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  • Caitlyn Lynch

Book Review: Longing For A Cowboy Christmas - Anthology

A Fairy Tale Christmas by Leigh Greenwood

Set in 1880, spinster Nan is the owner of a nice farm in the Shenandoah Valley. Just a few days before Christmas, businessman Will Atkins and his daughter Clara wind up on her doorstep when Will falls sick and there’s nobody else available to take him in. On his way to leave Clara with her maternal grandparents because he’s unable to look after her, Nan could be the answer to this lonely pair’s prayers.

Two things struck me about this one; first of all, no cowboys? Which seems kind of odd in an anthology with a cowboy theme? Setting that one aside, this felt way more like a marriage of convenience story which could eventually turn into a love story than two people falling deeply in love in the space of a week, probably because it WAS just so very convenient for both of them to do so. Will securing his future in the valley without actually sharing his plans with Nan beforehand and asking for her input and opinion was just the icing on the don’t-like-this cake for me. Two stars.

Christmas In Paradise by Rosanne Bittner

Apparently this is something of an extended epilogue to another book by the author, so if you read that book and fell in love with the two main characters, you might absolutely love this. I hadn’t read it and didn’t feel like I really got to know Sage and Maggie here. What I did learn was that they’d been through a lot of Drama and Sage was a thoroughly decent sort of man, since Maggie had been not only married before but also violently gang-raped just before they met, and was carrying a child of that abuse which Sage vowed to raise as his own. Part-Cheyenne, it’s also nice to see a hero of color in a Western historical romance. I’ll give this one four stars.

A Christmas Wedding by Linda Broday

If you’ve read any of Linda Broday’s books about the people of Hope’s Crossing, a town of former outlaws trying to ‘go straight’, you’ll recognize Rebel, the former saloon girl who dreams of a respectable life, the two children she adopted after they were freed from an asylum, and Travis, the young outlaw who loves her. This charming novella follows Rebel and Travis being reunited at Christmastime and Rebel’s determined efforts to make a place for herself in the community of Hope’s Crossing. There’s lots of found-family sweetness, but readers familiar with Broday’s work should be aware she doesn’t shy away from the gritty realities of life in the Old West. The only thing which disappointed me here was that Travis’ release from jail was very much skimmed over in passing, after having been made much of it being a major problem for Rebel. Four stars.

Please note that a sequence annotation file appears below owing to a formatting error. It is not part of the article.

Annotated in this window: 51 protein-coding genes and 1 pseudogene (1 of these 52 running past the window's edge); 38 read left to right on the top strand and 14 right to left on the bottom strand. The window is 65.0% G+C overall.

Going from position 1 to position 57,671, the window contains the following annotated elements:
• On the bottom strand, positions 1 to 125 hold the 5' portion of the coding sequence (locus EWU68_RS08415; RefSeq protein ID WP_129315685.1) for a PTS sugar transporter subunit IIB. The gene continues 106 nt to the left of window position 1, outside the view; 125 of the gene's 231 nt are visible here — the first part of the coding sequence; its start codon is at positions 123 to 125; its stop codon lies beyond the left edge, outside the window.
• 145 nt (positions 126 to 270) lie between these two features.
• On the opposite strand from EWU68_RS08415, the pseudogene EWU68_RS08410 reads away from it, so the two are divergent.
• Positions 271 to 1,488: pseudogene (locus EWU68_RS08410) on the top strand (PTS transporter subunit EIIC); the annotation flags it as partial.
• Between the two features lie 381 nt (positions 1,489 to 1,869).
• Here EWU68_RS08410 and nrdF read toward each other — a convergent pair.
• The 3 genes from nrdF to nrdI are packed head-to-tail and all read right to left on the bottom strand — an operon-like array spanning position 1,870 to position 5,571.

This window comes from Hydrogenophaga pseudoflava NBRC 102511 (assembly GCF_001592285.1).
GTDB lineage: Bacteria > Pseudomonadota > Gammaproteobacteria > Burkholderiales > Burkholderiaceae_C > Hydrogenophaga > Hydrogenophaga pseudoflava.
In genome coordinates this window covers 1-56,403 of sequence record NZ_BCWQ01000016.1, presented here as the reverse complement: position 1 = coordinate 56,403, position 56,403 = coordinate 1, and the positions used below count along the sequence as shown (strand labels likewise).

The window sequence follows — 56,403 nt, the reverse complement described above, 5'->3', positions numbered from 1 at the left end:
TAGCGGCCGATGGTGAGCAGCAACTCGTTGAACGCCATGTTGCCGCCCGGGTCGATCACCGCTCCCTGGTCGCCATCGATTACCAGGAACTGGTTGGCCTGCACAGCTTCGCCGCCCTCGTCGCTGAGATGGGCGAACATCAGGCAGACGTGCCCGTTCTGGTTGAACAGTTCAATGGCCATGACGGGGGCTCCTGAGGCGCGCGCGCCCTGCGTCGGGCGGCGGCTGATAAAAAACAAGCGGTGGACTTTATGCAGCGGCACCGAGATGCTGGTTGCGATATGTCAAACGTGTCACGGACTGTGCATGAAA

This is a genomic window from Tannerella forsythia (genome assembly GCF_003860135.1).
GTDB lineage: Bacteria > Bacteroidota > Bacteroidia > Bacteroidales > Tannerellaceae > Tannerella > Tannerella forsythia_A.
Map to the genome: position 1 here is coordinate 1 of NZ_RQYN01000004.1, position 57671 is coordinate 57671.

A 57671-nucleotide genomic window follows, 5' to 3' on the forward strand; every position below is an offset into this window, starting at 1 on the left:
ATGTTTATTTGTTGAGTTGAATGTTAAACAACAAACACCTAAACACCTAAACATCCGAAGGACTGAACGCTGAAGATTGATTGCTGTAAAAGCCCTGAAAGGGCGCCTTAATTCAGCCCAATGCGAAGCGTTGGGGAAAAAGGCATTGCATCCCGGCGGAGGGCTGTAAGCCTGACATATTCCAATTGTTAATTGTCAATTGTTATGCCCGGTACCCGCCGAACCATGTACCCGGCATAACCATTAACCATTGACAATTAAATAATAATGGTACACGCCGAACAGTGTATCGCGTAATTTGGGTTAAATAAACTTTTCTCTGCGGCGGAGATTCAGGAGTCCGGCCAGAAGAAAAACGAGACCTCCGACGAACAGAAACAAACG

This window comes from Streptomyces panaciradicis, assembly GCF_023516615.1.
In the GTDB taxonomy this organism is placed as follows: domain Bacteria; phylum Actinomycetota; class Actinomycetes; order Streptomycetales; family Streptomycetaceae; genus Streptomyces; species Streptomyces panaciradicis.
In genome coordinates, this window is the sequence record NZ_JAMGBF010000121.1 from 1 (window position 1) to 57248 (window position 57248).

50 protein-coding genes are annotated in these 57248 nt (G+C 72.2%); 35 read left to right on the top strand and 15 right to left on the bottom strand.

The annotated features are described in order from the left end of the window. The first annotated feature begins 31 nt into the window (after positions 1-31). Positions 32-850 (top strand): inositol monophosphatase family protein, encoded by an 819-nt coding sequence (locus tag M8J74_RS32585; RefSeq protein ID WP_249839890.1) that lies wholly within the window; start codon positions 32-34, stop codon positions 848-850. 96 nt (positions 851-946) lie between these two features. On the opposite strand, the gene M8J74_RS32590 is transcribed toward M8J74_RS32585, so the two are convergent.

A Love Letter to Santa by Margaret Brownley

An absolutely adorable tale set in 1886 in Haywire, Texas, this is the story of schoolmarm Holly who desperately wants to make sure all the town’s children have something to smile about on Christmas morning. Though she’s being courted by the richest man in town, it’s the new blacksmith Tom and his idiotic dog Winston who tug at her heartstrings. Full of delightful plot moppets and with the spirit of Christmas imbuing every page, this is sweeter than a candy cane. Five stars.

One Snowy Christmas Eve by Anna Schmidt

This is a second chance romance and for the life of me, I couldn’t figure out why Evie would even consider taking Colin back. He treated her like a possession when he asked her to marry him the first time around, completely disregarding her wishes and goals for her life, and now that she’s achieved her dream and become a doctor, he’s no better. He doesn’t even want her to treat him when he’s literally dying of pneumonia because ‘if the fellas back at the ranch found out he’d gone to see a female doctor, he’d never hear the end of it’. Riiight. Sounds like someone really secure in his masculinity, huh? A man who’d love and support his well-educated wife in her career? NOT. I wanted so much better for Evie, and honestly when she made the decision to accept Colin without even talking about how the future might look for them, I wanted to scream. Two stars.

Through The Storm by Amy Sandas

I have to admit I love Trapped Together In A Snowstorm as a trope, and this is done really well, with George and Lucy having just one brief encounter before they end up snowed in together at Lucy’s cabin. George chivalrously steps in when a creep is hassling Lucy - although she doesn’t need his help, and he recognises that - and then she actually saves his life when he’s lost in the blizzard. They get to spend enough time together to really fall for each other, and I absolutely believed in the romance between them. Five stars.

Overall, this was a collection which I found wildly variable in terms of quality. There were a couple of stories I really loved and a couple I might well have DNF’ed if they’d been full length rather than short novellas I could get through quickly. Of the authors I hadn’t read before, I’ll definitely be looking to check out more of Amy Sandas’ and Margaret Brownley’s work. As a whole, I’ll give the collection four stars.

Disclaimer: I received a review copy of this book via NetGalley.

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